|Motto||Fortiter Et Humaniter|
|Principal||Mr S. Harper|
|Vice-Principal||Ms G. Gibb
Mr P. Richardson
|Governors Chairman||Mr P. H. Aiken|
Portadown College is an academic selective grammar school in Portadown, County Armagh, Northern Ireland, founded in 1924. The school was established initially in Bann House on the banks of the River Bann, adjacent to the main road bridge of the time. In 1962 the school moved to a new, purpose-built site, on the Killicomain Road. The school previously had a preparatory department until its closure in 2006. The school is unusual in Northern Ireland in that it is one of two schools (the other being Craigavon Senior High School) that only caters for pupils at Key Stage 4.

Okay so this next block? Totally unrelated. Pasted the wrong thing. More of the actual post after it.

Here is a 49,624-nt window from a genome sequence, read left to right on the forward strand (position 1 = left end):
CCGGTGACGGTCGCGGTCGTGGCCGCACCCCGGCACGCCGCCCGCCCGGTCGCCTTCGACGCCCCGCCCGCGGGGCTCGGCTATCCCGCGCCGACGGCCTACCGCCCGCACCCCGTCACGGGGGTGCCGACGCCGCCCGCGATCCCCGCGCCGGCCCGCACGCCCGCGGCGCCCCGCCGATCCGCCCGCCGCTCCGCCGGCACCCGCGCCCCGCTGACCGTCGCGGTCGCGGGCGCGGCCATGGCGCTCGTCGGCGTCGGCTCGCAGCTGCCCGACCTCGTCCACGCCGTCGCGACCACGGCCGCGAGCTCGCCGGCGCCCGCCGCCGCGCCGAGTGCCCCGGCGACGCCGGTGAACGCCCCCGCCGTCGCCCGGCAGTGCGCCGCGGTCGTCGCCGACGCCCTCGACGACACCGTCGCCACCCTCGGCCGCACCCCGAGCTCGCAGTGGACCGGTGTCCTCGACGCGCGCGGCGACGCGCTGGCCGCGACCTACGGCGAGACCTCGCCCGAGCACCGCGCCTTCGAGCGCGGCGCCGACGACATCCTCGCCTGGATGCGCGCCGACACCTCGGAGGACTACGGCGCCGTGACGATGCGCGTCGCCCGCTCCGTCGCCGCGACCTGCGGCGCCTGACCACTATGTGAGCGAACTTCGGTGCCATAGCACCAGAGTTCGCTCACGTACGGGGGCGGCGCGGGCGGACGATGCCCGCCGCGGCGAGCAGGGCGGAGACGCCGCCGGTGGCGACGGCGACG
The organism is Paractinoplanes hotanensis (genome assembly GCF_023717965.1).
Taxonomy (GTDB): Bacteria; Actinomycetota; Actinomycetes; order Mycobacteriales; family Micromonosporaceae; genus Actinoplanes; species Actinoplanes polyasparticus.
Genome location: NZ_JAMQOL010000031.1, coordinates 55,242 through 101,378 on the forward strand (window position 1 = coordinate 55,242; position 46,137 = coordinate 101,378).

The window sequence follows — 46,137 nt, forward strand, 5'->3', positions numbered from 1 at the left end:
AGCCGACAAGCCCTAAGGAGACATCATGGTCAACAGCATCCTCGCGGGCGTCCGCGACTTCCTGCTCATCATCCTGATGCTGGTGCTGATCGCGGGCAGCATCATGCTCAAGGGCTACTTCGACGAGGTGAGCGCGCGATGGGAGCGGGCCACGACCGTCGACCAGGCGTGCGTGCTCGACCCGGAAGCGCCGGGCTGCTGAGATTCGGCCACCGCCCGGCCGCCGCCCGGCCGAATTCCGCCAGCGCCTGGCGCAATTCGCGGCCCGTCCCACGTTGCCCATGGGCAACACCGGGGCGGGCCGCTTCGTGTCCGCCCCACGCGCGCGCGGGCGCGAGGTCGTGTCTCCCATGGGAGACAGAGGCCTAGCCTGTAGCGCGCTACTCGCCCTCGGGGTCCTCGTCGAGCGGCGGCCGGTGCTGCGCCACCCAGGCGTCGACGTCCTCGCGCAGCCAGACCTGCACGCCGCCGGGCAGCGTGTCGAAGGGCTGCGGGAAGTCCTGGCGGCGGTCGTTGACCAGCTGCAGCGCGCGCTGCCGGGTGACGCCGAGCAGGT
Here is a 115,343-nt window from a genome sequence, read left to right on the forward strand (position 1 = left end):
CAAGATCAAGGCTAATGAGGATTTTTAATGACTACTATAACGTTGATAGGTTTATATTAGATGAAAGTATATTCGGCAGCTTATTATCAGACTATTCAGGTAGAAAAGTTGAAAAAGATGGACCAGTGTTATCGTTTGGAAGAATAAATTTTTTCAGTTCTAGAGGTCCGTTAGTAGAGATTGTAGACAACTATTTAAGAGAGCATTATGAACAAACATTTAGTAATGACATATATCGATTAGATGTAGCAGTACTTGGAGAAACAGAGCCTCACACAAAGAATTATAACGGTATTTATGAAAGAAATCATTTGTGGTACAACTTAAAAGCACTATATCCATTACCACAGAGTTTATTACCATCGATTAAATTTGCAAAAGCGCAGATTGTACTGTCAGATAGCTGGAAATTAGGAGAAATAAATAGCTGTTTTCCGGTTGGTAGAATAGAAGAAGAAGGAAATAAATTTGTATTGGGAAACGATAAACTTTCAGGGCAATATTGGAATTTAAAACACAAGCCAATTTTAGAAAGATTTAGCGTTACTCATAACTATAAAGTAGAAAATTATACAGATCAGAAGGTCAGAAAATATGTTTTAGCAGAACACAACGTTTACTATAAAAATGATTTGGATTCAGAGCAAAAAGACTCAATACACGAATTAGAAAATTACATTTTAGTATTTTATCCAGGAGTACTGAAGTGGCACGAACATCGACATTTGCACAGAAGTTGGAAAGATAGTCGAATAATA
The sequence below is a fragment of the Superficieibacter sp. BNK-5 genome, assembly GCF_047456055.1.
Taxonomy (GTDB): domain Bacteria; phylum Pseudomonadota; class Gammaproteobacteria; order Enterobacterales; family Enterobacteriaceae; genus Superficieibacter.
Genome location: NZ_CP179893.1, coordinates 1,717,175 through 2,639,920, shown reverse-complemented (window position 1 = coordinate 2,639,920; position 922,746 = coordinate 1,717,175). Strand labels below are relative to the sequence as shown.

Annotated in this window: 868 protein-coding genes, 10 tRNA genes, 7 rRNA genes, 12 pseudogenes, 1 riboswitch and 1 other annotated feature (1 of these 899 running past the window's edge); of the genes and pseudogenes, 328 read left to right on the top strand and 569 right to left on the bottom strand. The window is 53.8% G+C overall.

Portadown College has seen many major changes in education. Originally established as a fee-paying voluntary grammar school, it embraced the changes of The Education (Northern Ireland) Act 1947 and, subsequently, has made a major contribution to the present 'two-tier' system of secondary education in the Craigavon area.
|1||W. J. Warren||1924-1946|
|2||D. W. J. Woodman BEM||1946-1973|
|3||T. H. Armstrong||1973-1993|
|4||T. W. Flannagan||1993-2006|
|6||R. S. Harper||2009–present|
The school's pupils are divided into historical houses. The three houses are Shillington (red), Seale (green) and MacCallum (yellow). The house structure provides the basis for a wide range of inter-house competitions, including sports, music and debating.
The houses are named after the following: